36. Wilkins KC, Lang AJ, Norman SB. Synthesis of the psychometric properties of the PTSD Checklist (PCL) military, civilian, and specific versions. Depress Anxiety. 2011;28:596–606.[PMC free article] [PubMed] [Google Scholar]

37. U.S. Department of Veterans Affairs. Mississippi Scale for Combat-Related PTSD (M-PTSD). Feb 23, 2016. Available at: www.ptsd.va.gov/professional/assessment/adult-sr/mississippi-scale-m-ptsd.asp. Accessed March 29, 2016.

38. Forbes D, Creamer M, Phelps A, et al. Australian Guidelines for the Treatment of Adults with Acute Stress Disorder and Post-traumatic Stress Disorder. Aust N Z J Psychiatry. 2007;41:637–648. [PubMed] [Google Scholar]

39. National Collaborating Centre for Mental Health (UK) NICE Clinical Guidelines, No. 26. Leicester (UK): Gaskell; 2005. Post-traumatic stress disorder: the management of PTSD in adults and children in primary and secondary care. [Google Scholar]

40. Ursano RJ, Bell C, Eth S, et al. Practice guideline for the treatment of patients with acute stress disorder and posttraumatic stress disorder. Am J Psychiatry. 2004;161(suppl 11):S3–S31. [PubMed] [Google Scholar]

41. Institute of Medicine Treatment of PTSD: an assessment of the evidence. Oct, 2007. Available at: http://nationalacademies.org/hmd/~/media/Files/Report%20Files/2007/Treatment-of-PTSD-An-Assessment-of-The-Evidence/PTSDReportBriefFINAL2.pdf. Accessed March 15, 2016.

42. Resick PA, Schnicke MK. Cognitive processing therapy for sexual assault victims. J Consult Clin Psychol. 1992;60:748–756. [PubMed] [Google Scholar]

43. Eftekhari A, Ruzek JI, Crowley JJ, et al. Effectiveness of national implementation of prolonged exposure therapy in Veterans Affairs care. JAMA Psychiatry. 2013;70(9):949–955. [PubMed] [Google Scholar]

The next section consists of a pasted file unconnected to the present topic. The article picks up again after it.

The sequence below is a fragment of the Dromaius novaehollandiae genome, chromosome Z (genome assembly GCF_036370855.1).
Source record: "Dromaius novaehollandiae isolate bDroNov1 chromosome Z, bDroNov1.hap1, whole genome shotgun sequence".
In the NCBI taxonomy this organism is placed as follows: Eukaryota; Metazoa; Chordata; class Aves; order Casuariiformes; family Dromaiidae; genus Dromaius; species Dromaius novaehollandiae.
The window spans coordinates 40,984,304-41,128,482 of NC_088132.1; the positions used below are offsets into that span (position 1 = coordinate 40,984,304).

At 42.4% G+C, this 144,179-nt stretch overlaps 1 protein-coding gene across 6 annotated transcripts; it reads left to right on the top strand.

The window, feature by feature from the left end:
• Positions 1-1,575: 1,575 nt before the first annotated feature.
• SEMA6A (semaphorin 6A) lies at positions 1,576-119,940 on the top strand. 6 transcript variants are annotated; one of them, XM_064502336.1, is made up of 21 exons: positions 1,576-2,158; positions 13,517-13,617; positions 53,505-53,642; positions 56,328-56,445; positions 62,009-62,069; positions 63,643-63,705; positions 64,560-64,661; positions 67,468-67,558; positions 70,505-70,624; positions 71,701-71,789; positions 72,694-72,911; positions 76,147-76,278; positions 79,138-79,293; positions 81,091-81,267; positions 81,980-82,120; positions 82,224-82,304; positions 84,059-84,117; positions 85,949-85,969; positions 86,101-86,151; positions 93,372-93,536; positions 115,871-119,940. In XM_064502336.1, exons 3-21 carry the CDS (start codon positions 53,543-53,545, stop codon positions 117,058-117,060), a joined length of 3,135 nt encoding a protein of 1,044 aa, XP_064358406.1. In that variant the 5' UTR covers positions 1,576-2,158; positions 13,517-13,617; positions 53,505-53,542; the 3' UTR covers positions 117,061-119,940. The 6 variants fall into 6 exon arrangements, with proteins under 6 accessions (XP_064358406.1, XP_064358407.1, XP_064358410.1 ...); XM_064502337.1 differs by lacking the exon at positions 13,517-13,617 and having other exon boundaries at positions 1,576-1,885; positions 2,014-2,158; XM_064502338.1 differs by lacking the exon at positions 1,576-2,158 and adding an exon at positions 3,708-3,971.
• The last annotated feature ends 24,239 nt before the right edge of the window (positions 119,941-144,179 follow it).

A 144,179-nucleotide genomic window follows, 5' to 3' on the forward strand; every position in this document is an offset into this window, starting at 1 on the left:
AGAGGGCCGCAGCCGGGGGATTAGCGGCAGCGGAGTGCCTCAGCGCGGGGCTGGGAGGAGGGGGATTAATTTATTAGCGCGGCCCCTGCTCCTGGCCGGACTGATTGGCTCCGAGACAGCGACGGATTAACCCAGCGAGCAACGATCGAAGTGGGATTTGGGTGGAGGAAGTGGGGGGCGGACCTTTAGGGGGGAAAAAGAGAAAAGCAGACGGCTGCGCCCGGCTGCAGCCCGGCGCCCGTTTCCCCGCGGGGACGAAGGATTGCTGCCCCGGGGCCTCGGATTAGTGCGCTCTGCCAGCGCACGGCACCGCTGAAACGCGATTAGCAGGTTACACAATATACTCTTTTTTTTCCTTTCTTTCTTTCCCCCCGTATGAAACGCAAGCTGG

44. U.S. Department of Veterans Affairs. Prolonged exposure therapy. Aug 14, 2015. Available at: www.ptsd.va.gov/public/treatment/therapy-med/prolonged-exposure-therapy.asp. Accessed April 5, 2016.

45. U.S. Department of Veterans Affairs. Cognitive processing therapy. Aug 14, 2015. Available at: www.ptsd.va.gov/public/treatment/therapy-med/cognitive_processing_therapy.asp. Accessed April 5, 2016.

46. Foa EB, Keane TM, Friedman MJ, Cohen JA, editors. Effective Treatments for PTSD: Practice Guidelines of the International Society for Traumatic Stress Studies. New York, New York: Guilford Press; 2009. [Google Scholar]

47. World Health Organization . Guidelines for the Management of Conditions Specifically Related to Stress. Geneva, Switzerland: WHO; 2013. [Google Scholar]

48. Puetz TW, Youngstedt SD, Herring MP. Effects of pharmacotherapy on combat-related PTSD, anxiety, and depression: A systematic review and meta-regression analysis. PLoS One. 2015;10(5):e0126529.[PMC free article] [PubMed] [Google Scholar]

49. Jeffreys M. Clinician’s guide to medications for PTSD. U.S. Department of Veterans Affairs. Available at: www.ptsd.va.gov/professional/treatment/overview/clinicians-guide-to-medications-for-ptsd.asp. Accessed April 4, 2016.

50. Berger W, Mendlowicz MV, Marques-Portella C, et al. Pharmacologic alternatives to antidepressants in posttraumatic stress disorder. Prog Neuropsychopharmacol Biol Psychiatry. 2009;33:169–180.[PMC free article] [PubMed] [Google Scholar]